We've just set up our GCP project. We've got several Compute Engine VMs (centOS) running. We've set up a VPN between our production co-lo and GCP. All appears to be working fine.
We do have the networking (VPC) set up in one project and it is shared with the project that has the VMs.

I've set up Private DNS using the Cloud DNS and added in a test A record that has one of our co-lo IP addresses. The NS IP in the DNS matches the nameserver in the resolv.conf file.
When I try to ping the DNS record, I get "Name or service not known".
I believe that we've got everything set correctly, but we are not getting the name resolution.

Any help would be appreciated. Thanks!

Update 12/4/2018
Added the DNS to both projects and DNS resolves. If we remove it from either, then it doesn't work. Still doesn't sound right, but whatever.

  • It really depends on a few things. 1) What order of DNS servers you are using in your resolv.conf? 2) Why are you trying to use your authoritative DNS server as a resolver? Does your server configured to be an authoritative as well as recursive DNS, if so it might be a bad idea? What happens when you try to resolv that hostaname using the following command: dig +trace hostname ; dig @yourDNSserver hostname – Dmitriy Kupch Dec 4 '18 at 14:39
  • Thanks for your response Dmitriy. The resolv.conf file only has the Google NS in it. # Generated by NetworkManager search c.mgcp-1158273-learning-platform.internal google.internal nameserver That IP is the same as the Cloud DNS service provided by google in the console of GCP. Does the search part need to changed? – r2t2 Dec 4 '18 at 16:27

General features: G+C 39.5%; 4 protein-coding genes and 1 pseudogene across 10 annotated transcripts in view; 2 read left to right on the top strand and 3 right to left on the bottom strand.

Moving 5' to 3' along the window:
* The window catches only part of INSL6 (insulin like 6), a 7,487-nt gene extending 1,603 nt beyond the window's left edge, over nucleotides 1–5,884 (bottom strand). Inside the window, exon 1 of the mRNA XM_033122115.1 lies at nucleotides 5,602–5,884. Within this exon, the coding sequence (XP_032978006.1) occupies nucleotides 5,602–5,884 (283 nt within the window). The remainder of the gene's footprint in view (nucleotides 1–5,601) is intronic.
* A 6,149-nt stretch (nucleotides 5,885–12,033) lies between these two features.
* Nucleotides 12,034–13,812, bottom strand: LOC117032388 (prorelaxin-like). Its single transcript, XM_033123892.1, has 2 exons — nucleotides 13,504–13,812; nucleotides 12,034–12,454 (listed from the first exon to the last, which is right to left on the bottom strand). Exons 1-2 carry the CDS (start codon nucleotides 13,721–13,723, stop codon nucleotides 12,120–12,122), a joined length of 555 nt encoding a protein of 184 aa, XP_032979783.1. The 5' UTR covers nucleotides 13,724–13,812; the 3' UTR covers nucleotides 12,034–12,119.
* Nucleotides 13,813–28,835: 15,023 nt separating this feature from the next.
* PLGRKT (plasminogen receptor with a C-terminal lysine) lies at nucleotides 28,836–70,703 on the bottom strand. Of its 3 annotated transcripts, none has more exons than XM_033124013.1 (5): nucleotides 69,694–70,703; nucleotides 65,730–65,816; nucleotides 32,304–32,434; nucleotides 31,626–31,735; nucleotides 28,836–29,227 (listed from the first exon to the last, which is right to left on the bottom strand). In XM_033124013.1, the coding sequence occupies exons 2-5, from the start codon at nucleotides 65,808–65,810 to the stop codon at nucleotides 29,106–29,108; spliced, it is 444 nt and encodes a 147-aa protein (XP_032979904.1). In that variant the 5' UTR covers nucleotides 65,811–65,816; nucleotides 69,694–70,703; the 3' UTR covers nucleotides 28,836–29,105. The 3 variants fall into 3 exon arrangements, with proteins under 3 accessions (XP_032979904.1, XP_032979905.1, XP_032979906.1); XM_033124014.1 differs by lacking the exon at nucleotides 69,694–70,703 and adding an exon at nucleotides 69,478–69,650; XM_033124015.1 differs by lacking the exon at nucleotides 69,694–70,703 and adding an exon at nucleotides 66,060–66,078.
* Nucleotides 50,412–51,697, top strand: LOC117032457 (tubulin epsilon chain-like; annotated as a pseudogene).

• I would be more concerned about the IP address that is used in nameserver section. Are you sure you have a proper ip address on your machine? ip a 169.254/16 meaning that you did not get proper IP from DHCP. Check your IP configuration and then change to something more meaningful, e.g. google DNS en.wikipedia.org/wiki/Link-local_address – Dmitriy Kupch Dec 4 '18 at 20:23
  • Yes, the machine IP is correct. ip a returns inet which is the same as reflected in the cloud console. The nameserver IP is the IP for the the cloud DNS service and matches what I find in the console. This all needs to remain internal, and not exposed to the outside world. – r2t2 Dec 4 '18 at 20:48
  • Can you ping ip address of your DNS server? – Dmitriy Kupch Dec 4 '18 at 20:52

You will find this Cloud DNS documentation useful which explains the prerequisite of using private zones with Shared VPC.

  • You must create your private zone in the host project, and you must add the appropriate Shared VPC network to the list of authorized networks for that zone.

  • You must activate private zone support in each service project. Even though the host project contains your private zone, and VMs in your service projects use your Shared VPC network (also in the host project), you must activate private zone support on a per-project basis, including for service projects. To activate private zone support for a project, you can manually create at least one private zone in it. Repeat this step for each service project to ensure you have activated private zone support in each one. The private zone you create in each service project does not need to have any resource records; you can leave it blank. Simply creating the private zone is sufficient to enable private zone support.


Working with Rackspace in getting this fixed. This is the answer I got from them:

Ok, final word from google shows that we will need to create the private zone and the records on the Host project (Shared VPC) and duplicate the zone only on the service project.
So, I have the full DNS with the A records in the Shared VPC project and just the zone defined in the project with the VMs.
All is working properly now. So strange.

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